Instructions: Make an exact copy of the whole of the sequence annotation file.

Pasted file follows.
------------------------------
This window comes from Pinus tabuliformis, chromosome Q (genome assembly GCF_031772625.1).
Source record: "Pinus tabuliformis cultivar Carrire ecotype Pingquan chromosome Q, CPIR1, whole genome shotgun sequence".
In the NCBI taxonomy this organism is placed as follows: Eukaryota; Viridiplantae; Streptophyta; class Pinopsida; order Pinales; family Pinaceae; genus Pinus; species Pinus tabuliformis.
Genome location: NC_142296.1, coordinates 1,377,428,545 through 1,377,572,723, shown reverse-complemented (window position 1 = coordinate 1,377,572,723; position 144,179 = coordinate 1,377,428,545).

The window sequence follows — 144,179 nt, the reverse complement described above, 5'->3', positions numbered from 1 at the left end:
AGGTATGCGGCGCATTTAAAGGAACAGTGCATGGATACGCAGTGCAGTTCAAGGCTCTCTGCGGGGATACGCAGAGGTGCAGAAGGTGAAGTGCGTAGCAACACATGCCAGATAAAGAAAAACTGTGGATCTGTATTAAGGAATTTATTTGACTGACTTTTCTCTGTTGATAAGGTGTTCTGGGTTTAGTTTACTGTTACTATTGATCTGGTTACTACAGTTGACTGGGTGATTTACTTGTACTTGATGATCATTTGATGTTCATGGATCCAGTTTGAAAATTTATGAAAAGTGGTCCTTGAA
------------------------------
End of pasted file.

This window comes from Pinus tabuliformis, chromosome Q (genome assembly GCF_031772625.1).
Source record: "Pinus tabuliformis cultivar Carrire ecotype Pingquan chromosome Q, CPIR1, whole genome shotgun sequence".
In the NCBI taxonomy this organism is placed as follows: Eukaryota; Viridiplantae; Streptophyta; class Pinopsida; order Pinales; family Pinaceae; genus Pinus; species Pinus tabuliformis.
Genome location: NC_142296.1, coordinates 1,377,428,545 through 1,377,572,723, shown reverse-complemented (window position 1 = coordinate 1,377,572,723; position 144,179 = coordinate 1,377,428,545).

The window sequence follows — 144,179 nt, the reverse complement described above, 5'->3', positions numbered from 1 at the left end:
AGGTATGCGGCGCATTTAAAGGAACAGTGCATGGATACGCAGTGCAGTTCAAGGCTCTCTGCGGGGATACGCAGAGGTGCAGAAGGTGAAGTGCGTAGCAACACATGCCAGATAAAGAAAAACTGTGGATCTGTATTAAGGAATTTATTTGACTGACTTTTCTCTGTTGATAAGGTGTTCTGGGTTTAGTTTACTGTTACTATTGATCTGGTTACTACAGTTGACTGGGTGATTTACTTGTACTTGATGATCATTTGATGTTCATGGATCCAGTTTGAAAATTTATGAAAAGTGGTCCTTGAA